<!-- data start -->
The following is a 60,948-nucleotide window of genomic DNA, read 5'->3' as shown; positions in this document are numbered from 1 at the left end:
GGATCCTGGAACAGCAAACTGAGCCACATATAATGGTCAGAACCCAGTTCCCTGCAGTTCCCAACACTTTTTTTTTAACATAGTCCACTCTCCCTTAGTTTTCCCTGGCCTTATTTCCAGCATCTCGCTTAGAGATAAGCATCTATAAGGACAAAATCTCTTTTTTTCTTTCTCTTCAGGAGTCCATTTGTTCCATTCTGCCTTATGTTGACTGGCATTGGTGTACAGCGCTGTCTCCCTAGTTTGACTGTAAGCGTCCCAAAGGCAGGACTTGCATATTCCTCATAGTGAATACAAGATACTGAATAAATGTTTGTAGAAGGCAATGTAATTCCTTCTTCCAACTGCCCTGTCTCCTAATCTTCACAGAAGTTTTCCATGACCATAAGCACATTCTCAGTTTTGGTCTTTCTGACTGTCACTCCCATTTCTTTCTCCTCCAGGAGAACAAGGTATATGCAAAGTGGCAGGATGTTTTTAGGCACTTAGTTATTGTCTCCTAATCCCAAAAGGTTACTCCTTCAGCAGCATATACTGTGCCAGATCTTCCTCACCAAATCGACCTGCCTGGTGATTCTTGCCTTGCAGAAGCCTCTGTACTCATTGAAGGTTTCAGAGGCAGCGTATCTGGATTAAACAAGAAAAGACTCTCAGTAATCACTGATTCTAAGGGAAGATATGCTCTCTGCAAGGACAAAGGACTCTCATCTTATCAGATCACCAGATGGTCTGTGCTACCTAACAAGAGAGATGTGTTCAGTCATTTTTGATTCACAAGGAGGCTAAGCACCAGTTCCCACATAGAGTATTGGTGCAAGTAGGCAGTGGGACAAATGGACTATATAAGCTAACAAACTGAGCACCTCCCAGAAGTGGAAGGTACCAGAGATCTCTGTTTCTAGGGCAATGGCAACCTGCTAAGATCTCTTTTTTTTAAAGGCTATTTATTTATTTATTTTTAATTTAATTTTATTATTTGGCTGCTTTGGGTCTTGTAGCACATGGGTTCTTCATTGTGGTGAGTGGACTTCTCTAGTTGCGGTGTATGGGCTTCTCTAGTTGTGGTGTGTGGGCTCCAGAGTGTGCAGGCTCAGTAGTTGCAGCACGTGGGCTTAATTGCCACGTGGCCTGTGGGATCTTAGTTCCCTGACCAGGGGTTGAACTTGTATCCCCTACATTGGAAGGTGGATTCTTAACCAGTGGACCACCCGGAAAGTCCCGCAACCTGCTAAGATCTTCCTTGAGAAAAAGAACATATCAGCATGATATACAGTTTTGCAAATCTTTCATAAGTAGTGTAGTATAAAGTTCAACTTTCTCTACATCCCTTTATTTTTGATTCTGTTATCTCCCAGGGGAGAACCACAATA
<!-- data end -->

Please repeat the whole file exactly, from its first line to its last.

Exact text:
The following is a 60,948-nucleotide window of genomic DNA, read 5'->3' as shown; positions in this document are numbered from 1 at the left end:
GGATCCTGGAACAGCAAACTGAGCCACATATAATGGTCAGAACCCAGTTCCCTGCAGTTCCCAACACTTTTTTTTTAACATAGTCCACTCTCCCTTAGTTTTCCCTGGCCTTATTTCCAGCATCTCGCTTAGAGATAAGCATCTATAAGGACAAAATCTCTTTTTTTCTTTCTCTTCAGGAGTCCATTTGTTCCATTCTGCCTTATGTTGACTGGCATTGGTGTACAGCGCTGTCTCCCTAGTTTGACTGTAAGCGTCCCAAAGGCAGGACTTGCATATTCCTCATAGTGAATACAAGATACTGAATAAATGTTTGTAGAAGGCAATGTAATTCCTTCTTCCAACTGCCCTGTCTCCTAATCTTCACAGAAGTTTTCCATGACCATAAGCACATTCTCAGTTTTGGTCTTTCTGACTGTCACTCCCATTTCTTTCTCCTCCAGGAGAACAAGGTATATGCAAAGTGGCAGGATGTTTTTAGGCACTTAGTTATTGTCTCCTAATCCCAAAAGGTTACTCCTTCAGCAGCATATACTGTGCCAGATCTTCCTCACCAAATCGACCTGCCTGGTGATTCTTGCCTTGCAGAAGCCTCTGTACTCATTGAAGGTTTCAGAGGCAGCGTATCTGGATTAAACAAGAAAAGACTCTCAGTAATCACTGATTCTAAGGGAAGATATGCTCTCTGCAAGGACAAAGGACTCTCATCTTATCAGATCACCAGATGGTCTGTGCTACCTAACAAGAGAGATGTGTTCAGTCATTTTTGATTCACAAGGAGGCTAAGCACCAGTTCCCACATAGAGTATTGGTGCAAGTAGGCAGTGGGACAAATGGACTATATAAGCTAACAAACTGAGCACCTCCCAGAAGTGGAAGGTACCAGAGATCTCTGTTTCTAGGGCAATGGCAACCTGCTAAGATCTCTTTTTTTTAAAGGCTATTTATTTATTTATTTTTAATTTAATTTTATTATTTGGCTGCTTTGGGTCTTGTAGCACATGGGTTCTTCATTGTGGTGAGTGGACTTCTCTAGTTGCGGTGTATGGGCTTCTCTAGTTGTGGTGTGTGGGCTCCAGAGTGTGCAGGCTCAGTAGTTGCAGCACGTGGGCTTAATTGCCACGTGGCCTGTGGGATCTTAGTTCCCTGACCAGGGGTTGAACTTGTATCCCCTACATTGGAAGGTGGATTCTTAACCAGTGGACCACCCGGAAAGTCCCGCAACCTGCTAAGATCTTCCTTGAGAAAAAGAACATATCAGCATGATATACAGTTTTGCAAATCTTTCATAAGTAGTGTAGTATAAAGTTCAACTTTCTCTACATCCCTTTATTTTTGATTCTGTTATCTCCCAGGGGAGAACCACAATA